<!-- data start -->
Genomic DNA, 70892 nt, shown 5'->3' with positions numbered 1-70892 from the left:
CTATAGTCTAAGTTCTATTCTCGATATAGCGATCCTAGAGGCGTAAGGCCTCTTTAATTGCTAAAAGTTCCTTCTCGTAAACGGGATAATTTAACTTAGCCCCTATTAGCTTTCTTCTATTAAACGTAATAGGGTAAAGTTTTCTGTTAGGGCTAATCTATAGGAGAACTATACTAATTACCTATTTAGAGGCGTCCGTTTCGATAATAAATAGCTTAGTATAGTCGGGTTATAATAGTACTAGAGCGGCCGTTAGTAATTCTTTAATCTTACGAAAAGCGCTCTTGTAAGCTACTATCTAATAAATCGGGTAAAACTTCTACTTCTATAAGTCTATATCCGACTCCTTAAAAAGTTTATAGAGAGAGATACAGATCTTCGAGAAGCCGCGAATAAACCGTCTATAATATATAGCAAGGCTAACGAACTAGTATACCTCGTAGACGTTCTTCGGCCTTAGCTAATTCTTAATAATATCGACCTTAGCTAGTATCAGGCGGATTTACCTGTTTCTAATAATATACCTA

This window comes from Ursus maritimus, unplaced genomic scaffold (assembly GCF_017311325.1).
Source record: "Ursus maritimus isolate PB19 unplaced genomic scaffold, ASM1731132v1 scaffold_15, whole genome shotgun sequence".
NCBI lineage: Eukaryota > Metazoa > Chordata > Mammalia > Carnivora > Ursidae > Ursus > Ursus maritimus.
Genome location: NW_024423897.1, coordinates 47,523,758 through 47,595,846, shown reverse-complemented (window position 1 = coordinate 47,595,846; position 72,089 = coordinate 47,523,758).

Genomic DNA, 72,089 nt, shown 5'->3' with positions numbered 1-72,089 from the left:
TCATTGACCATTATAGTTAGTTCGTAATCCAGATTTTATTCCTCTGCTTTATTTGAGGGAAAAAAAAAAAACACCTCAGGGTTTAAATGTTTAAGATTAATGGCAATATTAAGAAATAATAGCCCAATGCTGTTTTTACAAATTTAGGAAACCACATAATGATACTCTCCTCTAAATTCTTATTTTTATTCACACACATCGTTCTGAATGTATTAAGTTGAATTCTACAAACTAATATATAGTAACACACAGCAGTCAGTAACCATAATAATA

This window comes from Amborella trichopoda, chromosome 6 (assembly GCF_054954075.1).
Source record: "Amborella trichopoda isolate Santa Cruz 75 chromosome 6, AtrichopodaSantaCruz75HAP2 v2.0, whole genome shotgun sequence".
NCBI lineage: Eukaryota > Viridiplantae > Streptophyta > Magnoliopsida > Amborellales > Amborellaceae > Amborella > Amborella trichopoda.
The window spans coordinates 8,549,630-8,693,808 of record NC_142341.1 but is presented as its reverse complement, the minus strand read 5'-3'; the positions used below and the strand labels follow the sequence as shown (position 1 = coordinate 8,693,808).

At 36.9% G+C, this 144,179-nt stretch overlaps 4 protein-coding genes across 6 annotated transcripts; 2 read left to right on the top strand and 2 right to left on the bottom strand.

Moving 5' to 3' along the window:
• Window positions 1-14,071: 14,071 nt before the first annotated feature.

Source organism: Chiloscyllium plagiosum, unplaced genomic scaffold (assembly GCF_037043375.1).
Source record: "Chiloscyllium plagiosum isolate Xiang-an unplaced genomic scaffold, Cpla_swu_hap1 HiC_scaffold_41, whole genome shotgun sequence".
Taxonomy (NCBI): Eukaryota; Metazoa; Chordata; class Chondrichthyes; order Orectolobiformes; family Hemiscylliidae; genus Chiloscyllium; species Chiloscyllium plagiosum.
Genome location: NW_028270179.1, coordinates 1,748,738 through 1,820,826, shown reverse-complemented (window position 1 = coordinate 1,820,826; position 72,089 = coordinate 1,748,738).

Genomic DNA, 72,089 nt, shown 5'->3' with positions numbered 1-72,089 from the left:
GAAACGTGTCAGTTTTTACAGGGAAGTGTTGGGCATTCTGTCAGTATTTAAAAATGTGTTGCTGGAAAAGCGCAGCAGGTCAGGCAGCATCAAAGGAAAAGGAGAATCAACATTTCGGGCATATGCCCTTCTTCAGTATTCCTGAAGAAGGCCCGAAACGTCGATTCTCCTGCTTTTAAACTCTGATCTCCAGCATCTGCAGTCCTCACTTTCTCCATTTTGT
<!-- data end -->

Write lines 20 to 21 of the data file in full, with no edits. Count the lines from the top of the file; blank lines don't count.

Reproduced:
Genomic DNA, 72,089 nt, shown 5'->3' with positions numbered 1-72,089 from the left:
GAAACGTGTCAGTTTTTACAGGGAAGTGTTGGGCATTCTGTCAGTATTTAAAAATGTGTTGCTGGAAAAGCGCAGCAGGTCAGGCAGCATCAAAGGAAAAGGAGAATCAACATTTCGGGCATATGCCCTTCTTCAGTATTCCTGAAGAAGGCCCGAAACGTCGATTCTCCTGCTTTTAAACTCTGATCTCCAGCATCTGCAGTCCTCACTTTCTCCATTTTGT